Paul Kildea

Chopin's Piano
  • Chopin's Piano

  • 'Beguiling ... Limpidly written, effortlessly learned' William Boyd, TLS, Books of the Year

    In November 1838 Frédéric Chopin, George Sand and her two children sailed to Majorca to escape the Parisian winter. They settled in an abandoned monastery at Valldemossa in the mountains above Palma, where Chopin finished what would eventually be recognised as one of the great and revolutionary works of musical Romanticism - his 24 Preludes. There was scarcely a decent piano on the island (these were still early days in the evolution of the modern instrument), so Chopin worked on a small pianino made by a local craftsman, which remained in their monastic cell for seventy years after he and Sand had left.

    This brilliant and unclassifiable book traces the history of Chopin's 24 Preludes through the instruments on which they were played, the pianists who interpreted them and the traditions they came to represent. Yet it begins and ends with the Majorcan pianino, which during the Second World War assumed an astonishing cultural potency as it became, for the Nazis, a symbol of the man and music they were determined to appropriate as their own.

    The unexpected hero of the second part of the book is the great keyboard player and musical thinker Wanda Landowska, who rescued the pianino from Valldemossa in 1913, and who would later become one of the most influential musical figures of the twentieth century. Kildea shows how her story - a compelling account based for the first time on her private papers - resonates with Chopin's, while simultaneously distilling part of the cultural and political history of Europe and the United States in the central decades of the century. Kildea's beautifully interwoven narratives, part cultural history and part detective story, take us on an unexpected journey through musical Romanticism and allow us to reflect freshly on the changing meaning of music over time.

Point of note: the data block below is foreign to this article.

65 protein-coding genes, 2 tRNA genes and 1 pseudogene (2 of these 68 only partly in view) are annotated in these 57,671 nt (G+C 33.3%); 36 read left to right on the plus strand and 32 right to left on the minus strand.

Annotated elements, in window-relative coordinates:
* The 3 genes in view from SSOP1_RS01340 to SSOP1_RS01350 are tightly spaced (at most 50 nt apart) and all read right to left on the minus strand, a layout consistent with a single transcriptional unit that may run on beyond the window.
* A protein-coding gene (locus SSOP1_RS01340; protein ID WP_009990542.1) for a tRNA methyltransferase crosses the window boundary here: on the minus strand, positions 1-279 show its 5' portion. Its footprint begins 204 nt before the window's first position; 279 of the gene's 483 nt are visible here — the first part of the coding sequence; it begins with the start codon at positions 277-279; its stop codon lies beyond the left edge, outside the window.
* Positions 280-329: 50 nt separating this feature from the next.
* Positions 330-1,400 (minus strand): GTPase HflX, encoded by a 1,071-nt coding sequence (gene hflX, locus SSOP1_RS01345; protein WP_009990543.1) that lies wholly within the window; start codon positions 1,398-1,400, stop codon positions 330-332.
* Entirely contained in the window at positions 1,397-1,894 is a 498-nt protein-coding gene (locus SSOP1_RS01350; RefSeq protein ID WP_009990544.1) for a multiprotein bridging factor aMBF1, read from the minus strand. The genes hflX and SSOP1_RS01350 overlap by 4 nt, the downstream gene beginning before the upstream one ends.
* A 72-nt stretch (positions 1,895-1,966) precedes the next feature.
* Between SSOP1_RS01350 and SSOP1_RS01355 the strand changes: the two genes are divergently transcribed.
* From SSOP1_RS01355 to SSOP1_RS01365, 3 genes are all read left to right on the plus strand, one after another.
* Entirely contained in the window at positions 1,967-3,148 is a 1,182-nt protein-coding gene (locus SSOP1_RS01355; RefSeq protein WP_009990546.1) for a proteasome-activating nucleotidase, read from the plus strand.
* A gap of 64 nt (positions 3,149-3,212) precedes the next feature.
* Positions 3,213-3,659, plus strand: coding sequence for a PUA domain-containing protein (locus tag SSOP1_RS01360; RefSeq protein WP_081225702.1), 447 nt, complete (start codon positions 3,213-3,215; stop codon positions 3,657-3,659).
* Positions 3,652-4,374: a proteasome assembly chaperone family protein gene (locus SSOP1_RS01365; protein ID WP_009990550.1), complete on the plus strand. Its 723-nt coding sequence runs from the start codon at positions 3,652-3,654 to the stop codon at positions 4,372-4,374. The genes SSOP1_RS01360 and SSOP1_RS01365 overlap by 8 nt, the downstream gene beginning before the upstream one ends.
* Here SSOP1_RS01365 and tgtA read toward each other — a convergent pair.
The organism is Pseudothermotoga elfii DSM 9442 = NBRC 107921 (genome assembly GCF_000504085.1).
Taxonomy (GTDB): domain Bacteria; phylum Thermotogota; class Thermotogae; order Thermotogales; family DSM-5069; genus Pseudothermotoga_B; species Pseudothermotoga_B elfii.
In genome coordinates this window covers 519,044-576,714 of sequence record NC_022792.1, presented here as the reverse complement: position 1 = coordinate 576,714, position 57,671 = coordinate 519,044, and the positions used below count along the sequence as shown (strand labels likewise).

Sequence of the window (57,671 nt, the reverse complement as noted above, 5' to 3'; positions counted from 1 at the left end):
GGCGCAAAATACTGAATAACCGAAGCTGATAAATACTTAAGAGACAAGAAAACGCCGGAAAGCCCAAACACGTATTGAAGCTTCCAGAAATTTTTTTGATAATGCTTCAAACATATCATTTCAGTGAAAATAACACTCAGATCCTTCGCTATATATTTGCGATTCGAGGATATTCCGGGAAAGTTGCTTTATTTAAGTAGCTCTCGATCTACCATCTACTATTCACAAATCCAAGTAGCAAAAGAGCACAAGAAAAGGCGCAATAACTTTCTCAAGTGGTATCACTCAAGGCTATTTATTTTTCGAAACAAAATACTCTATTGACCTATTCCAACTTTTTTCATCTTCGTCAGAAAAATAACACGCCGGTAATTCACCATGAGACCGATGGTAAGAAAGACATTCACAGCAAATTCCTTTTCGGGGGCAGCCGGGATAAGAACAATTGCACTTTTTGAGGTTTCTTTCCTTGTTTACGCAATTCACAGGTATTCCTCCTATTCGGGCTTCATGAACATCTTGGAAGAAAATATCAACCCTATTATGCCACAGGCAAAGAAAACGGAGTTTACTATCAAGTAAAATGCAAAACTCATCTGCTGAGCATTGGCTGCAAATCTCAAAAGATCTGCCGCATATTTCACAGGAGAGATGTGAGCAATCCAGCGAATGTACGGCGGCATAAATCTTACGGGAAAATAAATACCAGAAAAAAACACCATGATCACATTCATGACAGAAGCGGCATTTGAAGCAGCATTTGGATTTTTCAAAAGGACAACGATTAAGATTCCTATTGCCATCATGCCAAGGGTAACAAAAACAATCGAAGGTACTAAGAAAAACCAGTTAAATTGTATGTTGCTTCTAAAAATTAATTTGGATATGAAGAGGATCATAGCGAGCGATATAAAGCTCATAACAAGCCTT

Paul Kildea holds an honours degree in piano performance and a masters degree in musicology from The University of Melbourne - where he is now an Honorary Principal Fellow and where in 2016 he was Miegunyah Distinguished Visiting Fellow - and a doctorate from Oxford University. His books include Selling Britten and Britten on Music. In January 2013 Penguin published Benjamin Britten: A Life in the Twentieth Century to enormous critical acclaim; it is now widely recognized as the best book on its subject, the Financial Times calling it 'unquestionably the music book of the year.' In June 2018 Penguin published Chopin's Piano: A Journey Through Romanticism, which is currently being developed as a feature film. In October 2019 he succeeded Carl Vine as Artistic Director of Musica Viva, Australia.